A slave owner himself, Taney and the jury ruled in favor of the slave owners. The case set the precedent for the Fugitive Slave Law of 1850 two years later, which reinforced the 1793 Fugitive Slave Act and made it stronger.
Judge Taney also presided over the 1857 Dred Scott decision, virtually stripping away all rights for blacks – both slaves and free men.
Krawitz said these series of cases – worsening conditions for African Americans – all pushed the country closer to the Civil War.
“What was the right that the south wanted? It was to hold enslaved people," Krawitz said. "So it’s about slavery and so this just ratcheted up the heat, it’s like having a pot of water, and you crank up the heat a little bit on that burner, and all of a sudden you’ve got it roiling. And that’s part of what was going on at the time moving us towards the Civil War.”
In the trial of 1848 - Thomas Garrett lost everything – just managing to escape a jail sentence after scrounging up over $5,000.
“It was a really – to say they threw the book at them – is really what happened," Krawitz said. "So these people who were prominent, from wealthy families, lost virtually every penny they had to pay the fines.”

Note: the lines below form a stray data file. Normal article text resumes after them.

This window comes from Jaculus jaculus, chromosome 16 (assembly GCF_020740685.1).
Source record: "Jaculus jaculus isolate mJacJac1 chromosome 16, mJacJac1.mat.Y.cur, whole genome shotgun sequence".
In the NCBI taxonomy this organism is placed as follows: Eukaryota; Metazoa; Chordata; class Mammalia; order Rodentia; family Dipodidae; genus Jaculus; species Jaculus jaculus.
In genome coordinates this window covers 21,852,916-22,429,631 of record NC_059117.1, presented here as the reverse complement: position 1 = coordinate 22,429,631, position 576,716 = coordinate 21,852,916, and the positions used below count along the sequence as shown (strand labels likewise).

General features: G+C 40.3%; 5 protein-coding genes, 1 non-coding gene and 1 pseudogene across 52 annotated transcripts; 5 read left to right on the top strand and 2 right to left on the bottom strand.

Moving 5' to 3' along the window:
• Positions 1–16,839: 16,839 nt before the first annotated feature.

But even after his trial – Thomas Garrett vowed to redouble his efforts to help slaves.
While researching the New Castle Courthouse’s current exhibit about Garrett and his trial – Cannon said he and others were able to confirm at least 2,700 accounts of Garrett directly helping men, women and children escape to freedom.
And Cannon adds that number is probably low – since Mr. Garrett didn’t keep a master list of those he helped.
But he’s pretty sure he knows why Mr. Garrett got into it in the first place.
“This whole idea of having a young black family in his family’s household, kidnapped, was enough to make him realize that this whole idea of slavery is wrong, not only with dealing with slaves but free blacks stands at risk," Cannon said. "So even if you accept the idea that slavery is ok, now you have to accept the idea that any black person can be kidnapped from Massachusetts, Delaware or anywhere else and sold into slavery somewhere else. This whole idea is kind of what changes his moral compass.”
When blacks gained the right to vote through the 15th Amendment in 1870 – Garrett was carried on the shoulders of black supporters through the streets of Wilmington – hailing him their Moses.
“Why did they step up and do it? That’s what makes them heroes I think, people who are willing to put themselves on the line for others," Krawitz said.
A legacy that’s still celebrated today in the First State.